Her children are not ushered into the world uncared for and unwelcome little creatures, but her study of prenatal life and influence has enabled her to give them the best possible heritage that her own imperfect organization is capable of, and they arrive in due possession of “a child's first and most sacred right, the right to be rightly born.” After they have come she does not go to work, in the haphazard way of our ancestors, to bring them up only by blind instinct, as was their custom. She goes to work in an intelligent way to study their needs and keep them in proper health of mind and body. She often joins with other mothers to meet weekly or monthly to study together as to what is best for their children, profiting by each other's failures and successes, and learning together what is best for their dear ones. As her child grows, all the best there is in her is devoted to his proper bringing up. She interests herself in what interests her child, studying with him, more than ever desirous to keep herself informed for her child's sake, that he may not outgrow her. What would more certainly keep a boy at home and away from evil companions than to have such an intelligent companion for a mother instead of a fretful, complaining woman, whose talk never wandered beyond the dish the servant broke, the chicken that died yesterday, or the last gossip about her neighbor? Boys so brought up find few attractions at the saloon or place of evil resort.

The “new woman” believes that a man should keep himself as pure as a woman should. She teaches her sons the same blessed doctrine; and she would no more marry a man whom she knew to be unchaste and impure than she would have her sons marry such a woman.

Will the new woman vote? I am afraid she will. The signs of the times seem to point that way. Twenty States give woman school suffrage; one, municipal; and three States, full suffrage; and, whether for good or evil, the experiment is going to be tried. But this I know: A woman will no more lose her womanliness or purity or goodness because she has the privilege of expressing her opinion at the ballot box (as the prophets of evil had predicted that she would) than she did in being allowed to receive a higher education. Woman's nature could not be so subverted and changed by that or anything else.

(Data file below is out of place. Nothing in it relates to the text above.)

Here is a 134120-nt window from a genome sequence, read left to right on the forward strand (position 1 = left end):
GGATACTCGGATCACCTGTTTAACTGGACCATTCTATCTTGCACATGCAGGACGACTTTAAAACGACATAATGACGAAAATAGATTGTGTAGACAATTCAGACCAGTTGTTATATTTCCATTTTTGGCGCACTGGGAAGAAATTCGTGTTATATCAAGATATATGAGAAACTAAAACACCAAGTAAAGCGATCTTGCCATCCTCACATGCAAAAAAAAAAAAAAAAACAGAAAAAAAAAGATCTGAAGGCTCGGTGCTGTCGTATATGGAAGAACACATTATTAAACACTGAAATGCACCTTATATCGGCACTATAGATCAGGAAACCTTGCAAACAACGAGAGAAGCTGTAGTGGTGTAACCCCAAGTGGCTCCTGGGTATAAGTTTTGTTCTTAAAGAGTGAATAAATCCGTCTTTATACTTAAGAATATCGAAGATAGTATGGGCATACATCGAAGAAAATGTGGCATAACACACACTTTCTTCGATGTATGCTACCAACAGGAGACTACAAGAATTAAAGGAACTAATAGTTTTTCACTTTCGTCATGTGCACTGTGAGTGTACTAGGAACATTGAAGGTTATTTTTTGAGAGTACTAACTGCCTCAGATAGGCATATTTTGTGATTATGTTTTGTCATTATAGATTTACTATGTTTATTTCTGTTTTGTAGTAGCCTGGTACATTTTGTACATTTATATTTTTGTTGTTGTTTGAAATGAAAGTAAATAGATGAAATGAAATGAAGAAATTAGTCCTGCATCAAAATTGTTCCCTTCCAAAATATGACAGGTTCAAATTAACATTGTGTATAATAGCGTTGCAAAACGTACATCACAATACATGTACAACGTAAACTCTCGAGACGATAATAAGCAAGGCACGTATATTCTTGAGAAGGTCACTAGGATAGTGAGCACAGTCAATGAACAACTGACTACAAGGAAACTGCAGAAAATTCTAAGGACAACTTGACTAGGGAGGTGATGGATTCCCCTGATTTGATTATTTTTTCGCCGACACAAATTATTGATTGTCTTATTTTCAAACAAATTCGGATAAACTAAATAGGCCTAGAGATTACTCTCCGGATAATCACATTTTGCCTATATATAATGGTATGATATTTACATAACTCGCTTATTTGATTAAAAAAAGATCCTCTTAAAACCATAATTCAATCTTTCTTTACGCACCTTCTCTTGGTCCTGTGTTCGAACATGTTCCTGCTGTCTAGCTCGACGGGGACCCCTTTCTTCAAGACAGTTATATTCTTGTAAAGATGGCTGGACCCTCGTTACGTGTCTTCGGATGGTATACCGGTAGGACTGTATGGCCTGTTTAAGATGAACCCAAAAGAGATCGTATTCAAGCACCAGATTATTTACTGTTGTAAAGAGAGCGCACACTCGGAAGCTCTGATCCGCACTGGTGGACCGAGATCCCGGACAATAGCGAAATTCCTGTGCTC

That the horrible newspaper caricatures of the new woman in no way resemble her you may know by a moment's consideration. You never see her at home; and if you travel all over the world, you will never find her, for she does not exist in the world. Are not most of the women of your acquaintance good women? Now, could any one for a moment allow himself to think it possible that such women could ever become the horrible creature of the newspaper paragrapher's imagination? It is as impossible as that the world should turn round and move the other way. We sometimes have the evolution of one type into another closely related, but never its complete change into something its exact opposite.

Sometimes I think that after all we should not be surprised that men are always opposing a change in the women they love. They love us so well as they have always known us that perhaps they think we cannot be changed for the better, and, if a change is made, it must necessarily be for the worse. However flattering such a thing might be, it certainly has its inconveniences at times; for women have in them the elements of progression as well as men, and, in spite of all, they will progress with the ages as men do. So it will go on until the end of time. As men advance women will advance in spite of any effort to keep them in the old grooves; and men from age to age will go on loving their women folks, whatever the tide of progress makes of them, just the same; and just as womankind will always love their men, always thinking they are best just as they find them, and that any change would be for the worse. God made them that way, and no law of man or condition of society can ever make it otherwise.

(e-text: JoAnne Toews)